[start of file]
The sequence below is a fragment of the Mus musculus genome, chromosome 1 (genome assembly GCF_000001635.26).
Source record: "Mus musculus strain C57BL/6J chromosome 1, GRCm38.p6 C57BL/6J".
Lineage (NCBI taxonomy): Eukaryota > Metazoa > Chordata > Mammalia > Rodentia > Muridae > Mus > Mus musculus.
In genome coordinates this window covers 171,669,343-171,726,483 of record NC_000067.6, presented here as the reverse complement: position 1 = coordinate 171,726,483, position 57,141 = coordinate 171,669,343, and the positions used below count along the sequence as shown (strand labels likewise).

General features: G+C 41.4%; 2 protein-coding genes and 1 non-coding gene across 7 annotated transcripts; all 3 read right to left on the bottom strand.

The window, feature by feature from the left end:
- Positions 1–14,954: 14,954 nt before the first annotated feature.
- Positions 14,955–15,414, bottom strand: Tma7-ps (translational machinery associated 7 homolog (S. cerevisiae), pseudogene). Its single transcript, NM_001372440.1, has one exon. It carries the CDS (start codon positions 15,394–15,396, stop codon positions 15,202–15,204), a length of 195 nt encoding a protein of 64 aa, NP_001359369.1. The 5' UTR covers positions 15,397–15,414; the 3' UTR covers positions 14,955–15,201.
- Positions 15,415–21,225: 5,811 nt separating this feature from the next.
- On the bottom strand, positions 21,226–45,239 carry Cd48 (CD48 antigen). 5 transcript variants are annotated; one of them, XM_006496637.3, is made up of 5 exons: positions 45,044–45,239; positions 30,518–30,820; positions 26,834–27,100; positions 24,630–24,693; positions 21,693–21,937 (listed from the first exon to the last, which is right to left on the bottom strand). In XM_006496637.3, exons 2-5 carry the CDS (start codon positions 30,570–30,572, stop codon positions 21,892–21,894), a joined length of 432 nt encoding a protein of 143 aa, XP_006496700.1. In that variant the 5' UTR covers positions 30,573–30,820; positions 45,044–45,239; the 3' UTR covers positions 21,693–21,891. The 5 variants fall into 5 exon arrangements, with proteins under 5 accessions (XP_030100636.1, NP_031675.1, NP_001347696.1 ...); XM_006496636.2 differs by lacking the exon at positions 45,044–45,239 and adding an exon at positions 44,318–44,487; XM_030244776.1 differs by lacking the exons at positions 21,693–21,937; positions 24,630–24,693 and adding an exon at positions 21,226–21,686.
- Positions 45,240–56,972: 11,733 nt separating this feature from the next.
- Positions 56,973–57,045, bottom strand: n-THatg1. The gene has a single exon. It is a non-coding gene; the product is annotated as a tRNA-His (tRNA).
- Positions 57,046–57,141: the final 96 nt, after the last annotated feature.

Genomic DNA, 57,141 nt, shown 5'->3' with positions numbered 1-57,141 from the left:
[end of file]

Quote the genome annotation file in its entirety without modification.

The sequence below is a fragment of the Mus musculus genome, chromosome 1 (genome assembly GCF_000001635.26).
Source record: "Mus musculus strain C57BL/6J chromosome 1, GRCm38.p6 C57BL/6J".
Lineage (NCBI taxonomy): Eukaryota > Metazoa > Chordata > Mammalia > Rodentia > Muridae > Mus > Mus musculus.
In genome coordinates this window covers 171,669,343-171,726,483 of record NC_000067.6, presented here as the reverse complement: position 1 = coordinate 171,726,483, position 57,141 = coordinate 171,669,343, and the positions used below count along the sequence as shown (strand labels likewise).

General features: G+C 41.4%; 2 protein-coding genes and 1 non-coding gene across 7 annotated transcripts; all 3 read right to left on the bottom strand.

The window, feature by feature from the left end:
- Positions 1–14,954: 14,954 nt before the first annotated feature.
- Positions 14,955–15,414, bottom strand: Tma7-ps (translational machinery associated 7 homolog (S. cerevisiae), pseudogene). Its single transcript, NM_001372440.1, has one exon. It carries the CDS (start codon positions 15,394–15,396, stop codon positions 15,202–15,204), a length of 195 nt encoding a protein of 64 aa, NP_001359369.1. The 5' UTR covers positions 15,397–15,414; the 3' UTR covers positions 14,955–15,201.
- Positions 15,415–21,225: 5,811 nt separating this feature from the next.
- On the bottom strand, positions 21,226–45,239 carry Cd48 (CD48 antigen). 5 transcript variants are annotated; one of them, XM_006496637.3, is made up of 5 exons: positions 45,044–45,239; positions 30,518–30,820; positions 26,834–27,100; positions 24,630–24,693; positions 21,693–21,937 (listed from the first exon to the last, which is right to left on the bottom strand). In XM_006496637.3, exons 2-5 carry the CDS (start codon positions 30,570–30,572, stop codon positions 21,892–21,894), a joined length of 432 nt encoding a protein of 143 aa, XP_006496700.1. In that variant the 5' UTR covers positions 30,573–30,820; positions 45,044–45,239; the 3' UTR covers positions 21,693–21,891. The 5 variants fall into 5 exon arrangements, with proteins under 5 accessions (XP_030100636.1, NP_031675.1, NP_001347696.1 ...); XM_006496636.2 differs by lacking the exon at positions 45,044–45,239 and adding an exon at positions 44,318–44,487; XM_030244776.1 differs by lacking the exons at positions 21,693–21,937; positions 24,630–24,693 and adding an exon at positions 21,226–21,686.
- Positions 45,240–56,972: 11,733 nt separating this feature from the next.
- Positions 56,973–57,045, bottom strand: n-THatg1. The gene has a single exon. It is a non-coding gene; the product is annotated as a tRNA-His (tRNA).
- Positions 57,046–57,141: the final 96 nt, after the last annotated feature.

Genomic DNA, 57,141 nt, shown 5'->3' with positions numbered 1-57,141 from the left: